THE GREAT HANLON
“You may contradict me as flat as a flounder, Eunice, but that won’t alter the facts. There is something in telepathy—there is something in mind-reading—”
“If you could read my mind, Aunt Abby, you’d drop that subject. For if you keep on, I may say what I think, and—”
“Oh, that won’t bother me in the least. I know what you think, but your thoughts are so chaotic—so ignorant of the whole matter—that they are worthless. Now, listen to this from the paper: ’Hanlon will walk blindfolded—blindfolded, mind you —through the streets of Newark, and will find an article hidden by a representative of The Free Press.’ Of course, you know, Eunice, the newspaper people are on the square—why, there’d be no sense to the whole thing otherwise! I saw an exhibition once, you were a little girl then; I remember you flew into such a rage because you couldn’t go. Well, where was I? Let me see—oh, yes—’Hanlon—’ H’m—h’m—why, my goodness! it’s to-morrow! How I do want to go! Do you suppose Sanford would take us?”
“I do not, unless he loses his mind first. Aunt Abby, you’re crazy! What is the thing, anyway? Some common street show?”
“If you’d listen, Eunice, and pay a little attention, you might know what I’m talking about. But as soon as I say telepathy you begin to laugh and make fun of it all!”
“I haven’t heard anything yet to make fun of. What’s it all about?”
But as she spoke, Eunice Embury was moving about the room, the big living-room of their Park Avenue apartment, and in a preoccupied way was patting her household gods on their shoulders. A readjustment of the pink carnations in a tall glass vase, a turning round of a long-stemmed rose in a silver holder, a punch here and there to the pillows of the davenport and at last dropping down on her desk chair as a hovering butterfly settles on a chosen flower.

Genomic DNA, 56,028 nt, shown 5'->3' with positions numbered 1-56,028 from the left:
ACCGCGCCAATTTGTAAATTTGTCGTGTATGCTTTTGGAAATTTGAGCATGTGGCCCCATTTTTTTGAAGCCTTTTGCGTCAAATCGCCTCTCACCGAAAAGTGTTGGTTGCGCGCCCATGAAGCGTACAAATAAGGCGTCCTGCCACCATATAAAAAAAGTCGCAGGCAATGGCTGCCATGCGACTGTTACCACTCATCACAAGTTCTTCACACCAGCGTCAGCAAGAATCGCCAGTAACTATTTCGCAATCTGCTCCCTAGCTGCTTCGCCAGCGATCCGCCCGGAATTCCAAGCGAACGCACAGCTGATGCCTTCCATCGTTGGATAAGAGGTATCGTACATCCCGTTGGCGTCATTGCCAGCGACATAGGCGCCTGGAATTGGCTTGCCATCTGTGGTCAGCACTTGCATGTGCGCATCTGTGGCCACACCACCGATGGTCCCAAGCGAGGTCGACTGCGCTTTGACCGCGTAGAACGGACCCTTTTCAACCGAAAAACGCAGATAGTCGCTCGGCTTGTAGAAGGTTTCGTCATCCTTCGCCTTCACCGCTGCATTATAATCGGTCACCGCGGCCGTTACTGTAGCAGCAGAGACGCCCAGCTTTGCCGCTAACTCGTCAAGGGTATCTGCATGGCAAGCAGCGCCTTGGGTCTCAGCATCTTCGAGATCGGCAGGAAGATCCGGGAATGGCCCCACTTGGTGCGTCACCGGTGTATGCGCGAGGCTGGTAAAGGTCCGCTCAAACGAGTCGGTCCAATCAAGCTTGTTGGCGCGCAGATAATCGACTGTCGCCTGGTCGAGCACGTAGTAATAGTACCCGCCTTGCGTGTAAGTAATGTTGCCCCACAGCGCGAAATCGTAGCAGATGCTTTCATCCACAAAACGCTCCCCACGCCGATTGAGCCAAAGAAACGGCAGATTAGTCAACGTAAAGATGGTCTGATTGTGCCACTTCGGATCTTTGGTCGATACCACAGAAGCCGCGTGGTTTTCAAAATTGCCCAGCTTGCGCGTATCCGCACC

A moment more and she was engrossed in some letters, and Aunt Abby sighed resignedly, quite hopeless now of interesting her niece in her project.
“All the same, I’m going,” she remarked, nodding her head at the back of the graceful figure sitting at the desk. “Newark isn’t so far away; I could go alone—or maybe take Maggie—she’d love it—’Start from the Oberon Theatre—at 2 P.M.—’ ’Him, I could have an early lunch and—’hidden in any part of the city—only mentally directed—not a word spoken—’ Just think of that, Eunice! It doesn’t seem credible that—oh, my goodness! tomorrow is Red Cross day! Well, I can’t help it; such a chance as this doesn’t happen twice. I wish I could coax Sanford—”
“You can’t,” murmured Eunice, without looking up from her writing.
“Then I’ll go alone!” Aunt Abby spoke with spirit, and her bright black eyes snapped with determination as she nodded her white head. “You can’t monopolize the willpower of the whole family, Eunice Embury!”